News Update

Fed is banning officials from buying individual stocks and restricting active trading

The Fed said the new rules will ban policymakers and senior staff from buying individual stocks and bonds and will restrict active trading. The central bank pledged to also increase the frequency of reporting and public disclosures.
The new policy means senior Fed officials will be limited to buying vanilla investment vehicles such as mutual funds.
“These tough new rules raise the bar high in order to assure the public we serve that all of our senior officials maintain a single-minded focus on the public mission of the Federal Reserve,” Fed Chairman Jerome Powell said in a statement.
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In an effort to “guard against even the appearance of any conflict of interest in the timing of investment decisions,” the Fed said policymakers and senior staff “generally” will be required to provide 45 days’ advance notice for purchases and sales of securities and get prior approval for purchases and sales of securities. They will also be required to hold investments for at least one year.
“No purchases or sales will be allowed during periods of heightened financial market stress,” the Fed said.
The Fed said the restrictions will apply to officials at regional Fed banks as well as the Fed’s Board of Governors. The policy will prohibit these officials from holding investments in individual bonds, entering derivatives or holding investments in agency securities.

New rules come as Biden debates keeping Powell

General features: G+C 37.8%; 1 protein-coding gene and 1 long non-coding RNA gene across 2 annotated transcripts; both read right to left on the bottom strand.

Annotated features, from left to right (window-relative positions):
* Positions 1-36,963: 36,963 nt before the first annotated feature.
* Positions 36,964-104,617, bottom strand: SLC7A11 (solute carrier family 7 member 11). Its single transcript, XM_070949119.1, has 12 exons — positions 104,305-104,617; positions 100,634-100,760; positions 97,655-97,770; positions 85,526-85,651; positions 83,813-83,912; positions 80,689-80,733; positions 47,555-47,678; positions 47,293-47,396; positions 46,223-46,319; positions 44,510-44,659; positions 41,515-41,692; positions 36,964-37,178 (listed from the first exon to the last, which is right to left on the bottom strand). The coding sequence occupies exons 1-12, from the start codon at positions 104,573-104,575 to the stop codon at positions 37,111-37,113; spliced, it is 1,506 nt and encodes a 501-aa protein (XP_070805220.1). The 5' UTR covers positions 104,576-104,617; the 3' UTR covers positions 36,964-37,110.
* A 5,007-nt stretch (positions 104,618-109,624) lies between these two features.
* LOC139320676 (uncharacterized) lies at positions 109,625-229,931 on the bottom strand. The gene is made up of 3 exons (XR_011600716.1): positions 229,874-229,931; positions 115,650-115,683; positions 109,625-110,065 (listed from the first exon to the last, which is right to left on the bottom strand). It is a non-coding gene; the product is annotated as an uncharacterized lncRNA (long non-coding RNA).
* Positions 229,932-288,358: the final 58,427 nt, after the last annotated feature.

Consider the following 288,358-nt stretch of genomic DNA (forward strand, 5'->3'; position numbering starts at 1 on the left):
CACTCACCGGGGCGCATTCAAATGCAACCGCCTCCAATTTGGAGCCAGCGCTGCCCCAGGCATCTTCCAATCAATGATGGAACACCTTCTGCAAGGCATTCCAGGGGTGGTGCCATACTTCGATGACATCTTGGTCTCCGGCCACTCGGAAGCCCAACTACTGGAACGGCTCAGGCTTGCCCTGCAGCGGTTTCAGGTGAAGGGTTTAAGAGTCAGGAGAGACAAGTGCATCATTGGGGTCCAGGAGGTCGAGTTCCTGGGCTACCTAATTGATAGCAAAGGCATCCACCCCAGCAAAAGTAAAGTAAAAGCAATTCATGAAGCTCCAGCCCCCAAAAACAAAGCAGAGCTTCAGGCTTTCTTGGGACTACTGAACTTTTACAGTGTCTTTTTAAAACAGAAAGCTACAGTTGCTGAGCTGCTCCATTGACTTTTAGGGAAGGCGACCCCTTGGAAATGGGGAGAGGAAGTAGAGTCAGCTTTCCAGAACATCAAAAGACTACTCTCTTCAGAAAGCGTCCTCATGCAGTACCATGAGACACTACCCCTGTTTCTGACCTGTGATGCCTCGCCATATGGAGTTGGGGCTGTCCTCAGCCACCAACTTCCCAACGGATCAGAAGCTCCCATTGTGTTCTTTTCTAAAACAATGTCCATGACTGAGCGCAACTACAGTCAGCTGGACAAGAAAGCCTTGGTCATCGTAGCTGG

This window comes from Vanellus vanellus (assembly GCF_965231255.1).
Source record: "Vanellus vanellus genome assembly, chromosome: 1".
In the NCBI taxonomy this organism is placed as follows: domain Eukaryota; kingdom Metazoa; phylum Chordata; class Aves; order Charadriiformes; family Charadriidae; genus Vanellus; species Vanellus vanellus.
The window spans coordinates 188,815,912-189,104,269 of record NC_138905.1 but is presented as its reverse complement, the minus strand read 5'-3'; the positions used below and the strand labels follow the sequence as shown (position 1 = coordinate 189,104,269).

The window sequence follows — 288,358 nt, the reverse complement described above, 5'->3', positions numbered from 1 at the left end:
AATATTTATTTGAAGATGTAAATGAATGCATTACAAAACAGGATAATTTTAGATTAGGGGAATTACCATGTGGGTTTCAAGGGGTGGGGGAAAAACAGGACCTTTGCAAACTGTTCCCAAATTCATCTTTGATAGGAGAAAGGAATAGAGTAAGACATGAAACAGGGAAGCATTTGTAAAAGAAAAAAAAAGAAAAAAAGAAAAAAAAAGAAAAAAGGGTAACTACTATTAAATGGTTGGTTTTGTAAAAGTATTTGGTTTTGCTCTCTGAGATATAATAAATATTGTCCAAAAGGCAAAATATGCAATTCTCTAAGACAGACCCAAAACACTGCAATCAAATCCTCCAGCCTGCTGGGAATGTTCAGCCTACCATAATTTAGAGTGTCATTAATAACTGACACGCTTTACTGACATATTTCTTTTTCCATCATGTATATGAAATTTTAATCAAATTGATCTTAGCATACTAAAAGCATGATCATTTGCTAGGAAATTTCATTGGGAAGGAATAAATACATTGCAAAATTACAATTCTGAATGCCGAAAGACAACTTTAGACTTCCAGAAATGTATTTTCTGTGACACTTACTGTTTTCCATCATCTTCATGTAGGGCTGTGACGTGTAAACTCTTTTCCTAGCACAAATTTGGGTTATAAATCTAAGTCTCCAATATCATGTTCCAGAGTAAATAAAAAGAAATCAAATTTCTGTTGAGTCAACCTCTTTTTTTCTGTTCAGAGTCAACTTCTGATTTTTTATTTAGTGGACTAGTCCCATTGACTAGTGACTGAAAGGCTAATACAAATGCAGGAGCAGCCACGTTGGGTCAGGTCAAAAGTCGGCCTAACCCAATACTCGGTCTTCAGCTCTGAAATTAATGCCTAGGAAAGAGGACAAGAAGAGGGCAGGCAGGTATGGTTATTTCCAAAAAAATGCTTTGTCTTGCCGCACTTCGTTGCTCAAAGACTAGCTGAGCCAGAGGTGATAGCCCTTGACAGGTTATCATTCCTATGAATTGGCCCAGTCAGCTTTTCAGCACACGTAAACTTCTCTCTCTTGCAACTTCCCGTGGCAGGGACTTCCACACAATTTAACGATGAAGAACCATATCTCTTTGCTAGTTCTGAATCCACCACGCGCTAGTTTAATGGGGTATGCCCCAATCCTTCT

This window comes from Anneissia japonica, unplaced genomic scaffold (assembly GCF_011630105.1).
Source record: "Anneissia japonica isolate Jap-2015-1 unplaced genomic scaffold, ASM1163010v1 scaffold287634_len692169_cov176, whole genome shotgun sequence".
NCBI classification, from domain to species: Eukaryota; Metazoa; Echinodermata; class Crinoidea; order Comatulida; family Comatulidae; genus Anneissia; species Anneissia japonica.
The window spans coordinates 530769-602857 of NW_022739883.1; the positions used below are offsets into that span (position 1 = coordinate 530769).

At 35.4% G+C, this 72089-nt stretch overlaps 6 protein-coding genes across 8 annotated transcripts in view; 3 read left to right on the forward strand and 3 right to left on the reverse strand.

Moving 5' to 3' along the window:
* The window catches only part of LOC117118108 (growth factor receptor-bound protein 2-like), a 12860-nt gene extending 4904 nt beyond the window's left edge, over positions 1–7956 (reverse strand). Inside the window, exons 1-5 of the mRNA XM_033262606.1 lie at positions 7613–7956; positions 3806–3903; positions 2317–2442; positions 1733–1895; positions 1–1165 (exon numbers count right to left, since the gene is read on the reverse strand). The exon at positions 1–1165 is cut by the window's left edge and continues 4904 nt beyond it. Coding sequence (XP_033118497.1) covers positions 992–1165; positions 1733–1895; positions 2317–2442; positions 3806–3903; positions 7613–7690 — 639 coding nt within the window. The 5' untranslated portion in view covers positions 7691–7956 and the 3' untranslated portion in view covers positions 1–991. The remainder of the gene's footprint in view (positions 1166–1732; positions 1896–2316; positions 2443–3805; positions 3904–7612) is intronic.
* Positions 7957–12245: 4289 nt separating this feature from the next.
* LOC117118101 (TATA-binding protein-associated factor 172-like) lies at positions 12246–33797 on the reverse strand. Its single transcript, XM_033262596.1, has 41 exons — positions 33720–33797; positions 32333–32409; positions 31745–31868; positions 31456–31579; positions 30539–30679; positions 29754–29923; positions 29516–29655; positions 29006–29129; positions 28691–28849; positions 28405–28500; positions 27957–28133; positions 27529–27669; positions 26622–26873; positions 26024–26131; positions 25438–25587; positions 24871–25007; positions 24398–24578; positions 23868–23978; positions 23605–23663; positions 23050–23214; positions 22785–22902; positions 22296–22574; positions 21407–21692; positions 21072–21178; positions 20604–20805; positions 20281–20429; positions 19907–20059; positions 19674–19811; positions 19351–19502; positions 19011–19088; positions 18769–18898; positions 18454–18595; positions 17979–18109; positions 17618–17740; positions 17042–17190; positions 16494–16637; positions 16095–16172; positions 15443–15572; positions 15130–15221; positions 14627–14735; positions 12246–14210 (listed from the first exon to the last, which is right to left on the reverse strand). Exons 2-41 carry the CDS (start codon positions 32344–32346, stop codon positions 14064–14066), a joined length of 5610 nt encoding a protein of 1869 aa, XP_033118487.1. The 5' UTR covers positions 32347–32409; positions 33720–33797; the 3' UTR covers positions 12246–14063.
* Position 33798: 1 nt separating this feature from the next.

The policy comes as the Fed remains engulfed in a trading scandal. Last month, the heads of the Boston and Dallas Federal Reserve banks announced early retirements amid criticism of their trades. Boston Fed President Eric Rosengren cited health concerns.
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The scandal threatens to block Powell’s shot at another four-year term running the Fed. Powell’s term expires in February and the White House has not said whether he will be renominated.
The announcement also comes just after Senator Elizabeth Warren called for the Fed to reveal a March 2020 ethics memo that could shed light on the Fed’s ethics scandal.
Warren’s office did not respond to a request for comment on the new Fed rules.
As part of the rule changes, regional bank presidents at the Fed will be required to publicly disclose financial transactions within 30 days. That would bring them in line with board members and senior staff.
The Fed said the restrictions will be incorporated “over the coming months.”

‘Failures of leadership’

Some of the Fed’s critics are unsatisfied.
“The changes announced today by the Federal Reserve are long overdue and a good start, but don’t go far enough,” Dennis Kelleher, CEO of financial reform nonprofit Better Markets, said in a statement.
Kelleher, who served on President Joe Biden’s agency review team during the transition, said the new rules should apply to anyone at the Fed who has possession of potentially market-moving information. And he called for senior Fed leaders, including the chair, to be required to put all of their investments into a qualified blind trust and be entirely banned from trading. Kelleher also said the Fed must still disclose all information and documents related to officials who traded during the pandemic.
“The new policies cannot be used to whitewash the prior bad judgment, failures of leadership and violation of the Fed’s own policies if not the law,” Kelleher said.

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